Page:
Why is it that atheists often are seen as rational and logical while Christians are seen as desperately clinging to their beliefs when all the evidence is against them? It seems to me that some of the reasoning exhibited by atheists is anything but logical. For example, some of them are pressuring Congress to provide non-believing chaplains to serve members of the U.S. military who do not believe in God.
I am not making this up! Jason Torpy, president of the Military Association of Atheists and Free Thinkers (MAAF), noting that 23 percent of those in the military say they have no religious preference, claims that existing chaplains are unable to provide the “positive outreach and support” unbelievers need. Therefore, he concludes, non-believing members of the military should have chaplains who share their lack of belief.
A chaplain who does not believe in God? To me, that sounds like the ultimate oxymoron. But this situation is no laughing matter. How would an atheist chaplain counsel, console and encourage an atheist colleague? Would the chaplain remind them that they are a cosmic accident, with no purpose other than what they decide to pursue? Would they find consolation and comfort in being reminded that they are only a product of their genes and that their brain doesn’t really have original thoughts, so there is no reason for them to have anxiety before going into battle?
Some of today’s atheists would have felt right at home in ancient Corinth. At the time Paul wrote his letters to the church there, Corinth prided itself on its liberal, freewheeling lifestyle. The city’s “anything goes” approach was adversely affecting the church, and Paul’s letters were wake-up calls to the members, reminding them of their responsibility to come out of that world and embrace Christian values.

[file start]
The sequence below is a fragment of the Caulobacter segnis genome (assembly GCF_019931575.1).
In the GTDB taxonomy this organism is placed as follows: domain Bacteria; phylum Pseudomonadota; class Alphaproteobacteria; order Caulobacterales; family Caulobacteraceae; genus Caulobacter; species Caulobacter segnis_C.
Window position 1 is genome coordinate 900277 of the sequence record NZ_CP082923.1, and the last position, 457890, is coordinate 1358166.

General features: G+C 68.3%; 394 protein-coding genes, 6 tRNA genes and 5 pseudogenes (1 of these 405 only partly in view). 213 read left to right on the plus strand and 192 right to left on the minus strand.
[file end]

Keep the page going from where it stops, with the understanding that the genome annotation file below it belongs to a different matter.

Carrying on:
Paul wrote, “Do not deceive yourselves. If any of you think you are wise by the standards of this age, you should become ‘fools’ so that you may become wise” (1 Corinthians 3:18). He then admitted that he was one of those “fools for Christ” (4:10). I suppose that atheists today would say a hearty “Amen” to that! They consider Christians to be fools for believing in God’s existence and that Jesus Christ died for our sins.
But we are not the only fools. As Psalm 14:1 states, “The fool says in his heart that there is no God.” So both sides are fools. The question is—Who is the bigger fool?
Some atheists and other nonbelievers, seeing that they lack political influence, seek to bring unbelievers together under the common heading of “brights”—those with “a naturalistic worldview, free from supernatural and mystical forces.” Think about that—would atheist military chaplains encourage non-believing soldiers with affirmations that they are smarter than soldiers who seek comfort from God in whom these “brights” do not believe? It’s no wonder that many people see through the “logic” behind atheists’ arguments. Remember, that to be successful, atheists must prove that God does not exist. They cannot claim victory just because we believers cannot prove to their satisfaction that God does exist. However, we must also remember that exposing the weakness in the atheists’ argument does not, in itself, prove God’s existence.
We must be careful how we go about trying to prove that God exists. A common mistake is to claim that creation proves God’s existence by quoting Romans 1:20: “For since the creation of the world God’s invisible qualities—his eternal power and divine nature—have been clearly seen, being understood from what has been made, so that people are without excuse.” But this verse does not say that creation proves God’s existence. Rather, it says that if we already believe that God is Creator, then we are able to see in the creation something of God’s own nature.
A stronger proof of God’s existence is the life of a believer who is being transformed—a person who, in relationship with God, through the Holy Spirit, is sharing in the perfect humanity of Jesus Christ.
It is often said that there are no atheists in foxholes. Like all people, when unbelievers find themselves in fear or torment, they need a reason for hope. They certainly don’t need an atheist chaplain who would reinforce their unbelief (as in the cartoon above). What they need is a caring believer who will offer the comfort and unconditional love that come from the one Source of eternal hope. More than anything else, such comfort, hope and love may get them wondering if perhaps God really does exist.
Author: Joseph Tkach